that it could have been either Jack’s or Lee’s. A new theory was being formed.

Lee Savage acted like the ‘good ole’ country boy,’ while seemingly cooperative in

the case. He was willing to give his DNA, no concerns about his innocence being

questioned.

To add a counterpoint to this television series, I thought I would mention a famous

man, Dr. John George Spenzer who died in 1932. He was a faculty member of Case

Western Reserve  University. He taught medicine and chemistry courses, having

reached his PhD. in the early 20th century.

Dr. Spenzer, was Ohio’s Sherlock Holmes, having been a consultant on several

murder cases. One sensational murder case in 1908, was of a woman named Ora

Lee. The accused murderer was Guy Rasor. (Don’t these names remind you of

a James Bond tale? The attractive woman, Ora Lee, the ‘bad’ man Guy Rasor?)

Dr. Spenzer was able to use crime scene samples to use as additional proof in this

case. Dr. Spenzer was known for his careful notes, the care taken with specimens,

along with his ability to preserve the specimens with glass plates and plastic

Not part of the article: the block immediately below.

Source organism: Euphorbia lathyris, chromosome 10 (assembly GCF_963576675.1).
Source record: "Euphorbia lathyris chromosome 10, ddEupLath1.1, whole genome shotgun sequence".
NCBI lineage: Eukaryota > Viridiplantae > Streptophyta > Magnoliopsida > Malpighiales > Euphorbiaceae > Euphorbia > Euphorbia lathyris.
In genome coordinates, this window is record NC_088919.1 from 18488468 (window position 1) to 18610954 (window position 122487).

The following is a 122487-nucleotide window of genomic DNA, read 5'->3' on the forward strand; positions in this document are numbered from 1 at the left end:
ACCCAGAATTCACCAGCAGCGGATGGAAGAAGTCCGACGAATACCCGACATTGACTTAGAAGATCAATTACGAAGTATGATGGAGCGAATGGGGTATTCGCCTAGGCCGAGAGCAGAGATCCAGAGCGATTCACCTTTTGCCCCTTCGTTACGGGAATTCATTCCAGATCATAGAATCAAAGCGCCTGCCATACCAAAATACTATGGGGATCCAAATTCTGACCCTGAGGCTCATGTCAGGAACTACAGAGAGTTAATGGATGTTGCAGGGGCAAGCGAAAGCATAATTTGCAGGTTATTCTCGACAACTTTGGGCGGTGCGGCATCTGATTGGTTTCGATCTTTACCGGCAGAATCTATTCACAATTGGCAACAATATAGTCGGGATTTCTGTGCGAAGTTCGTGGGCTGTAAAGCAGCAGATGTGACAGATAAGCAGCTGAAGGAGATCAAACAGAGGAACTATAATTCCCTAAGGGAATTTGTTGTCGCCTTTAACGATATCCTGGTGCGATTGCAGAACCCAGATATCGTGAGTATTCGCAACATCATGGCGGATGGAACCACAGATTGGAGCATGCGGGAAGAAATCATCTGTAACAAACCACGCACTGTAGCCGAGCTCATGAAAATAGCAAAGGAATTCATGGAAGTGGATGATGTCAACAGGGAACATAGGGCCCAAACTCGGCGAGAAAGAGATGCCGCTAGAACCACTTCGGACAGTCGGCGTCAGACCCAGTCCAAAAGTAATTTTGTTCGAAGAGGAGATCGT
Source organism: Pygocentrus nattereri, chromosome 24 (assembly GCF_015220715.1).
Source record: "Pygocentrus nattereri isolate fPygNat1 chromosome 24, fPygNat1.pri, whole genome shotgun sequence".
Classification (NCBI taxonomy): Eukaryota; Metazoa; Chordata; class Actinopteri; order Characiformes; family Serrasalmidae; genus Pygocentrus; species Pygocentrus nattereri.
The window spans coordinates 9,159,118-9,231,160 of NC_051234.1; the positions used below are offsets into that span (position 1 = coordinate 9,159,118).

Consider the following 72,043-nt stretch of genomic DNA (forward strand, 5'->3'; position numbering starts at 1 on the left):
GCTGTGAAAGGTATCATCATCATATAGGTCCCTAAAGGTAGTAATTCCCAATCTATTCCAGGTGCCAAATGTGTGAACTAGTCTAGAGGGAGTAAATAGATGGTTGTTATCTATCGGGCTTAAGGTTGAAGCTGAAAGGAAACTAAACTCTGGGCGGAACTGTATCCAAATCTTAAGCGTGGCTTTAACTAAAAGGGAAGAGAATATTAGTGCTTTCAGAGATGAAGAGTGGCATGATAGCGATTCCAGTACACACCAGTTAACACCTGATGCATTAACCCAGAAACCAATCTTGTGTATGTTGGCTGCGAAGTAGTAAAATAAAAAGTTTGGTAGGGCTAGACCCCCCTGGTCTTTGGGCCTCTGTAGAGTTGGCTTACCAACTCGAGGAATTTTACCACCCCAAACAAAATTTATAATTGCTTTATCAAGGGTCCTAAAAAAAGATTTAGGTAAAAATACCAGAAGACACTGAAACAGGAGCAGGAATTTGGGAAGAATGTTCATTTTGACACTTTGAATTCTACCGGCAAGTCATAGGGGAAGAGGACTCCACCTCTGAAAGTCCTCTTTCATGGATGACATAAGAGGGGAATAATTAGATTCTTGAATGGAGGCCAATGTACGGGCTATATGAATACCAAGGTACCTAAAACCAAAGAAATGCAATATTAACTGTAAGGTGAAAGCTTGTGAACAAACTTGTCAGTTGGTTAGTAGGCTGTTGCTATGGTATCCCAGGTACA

bags. This fascinates me, that he was way ahead of his time, in this, considering

the above case, in a small town in Ohio, where they did not pursue evidence well.

Dr. Spenzer’s specialties were in poisons and toxicology. He was a professor, often

consulted by the Cleveland police force. In one of these cases, toxicology was a

part of the crime. At the Kiser trial, he was used as a professional witness/expert.

This was a 1916 case, where it occurred in Fremont, Ohio. A husband was accused

of murdering his wife, Dr. Spenzer was able to prove otherwise. The husband was

found by the jury to be ‘innocent.’

 

Dr. Spenzer was interested in the Crippen trial, which was held in England, in 1910.

This involved an American doctor who was accused of murdering his wife while

visiting in that country. Dr. Spenzer requested the court transcripts, (later found,

amongst his donations to Case Western.) He took meticulous notes, written in

long hand, with his own opinions and suggestions. Although he was not called in

as a witness or expert consultant, it is interesting that he was studying the case.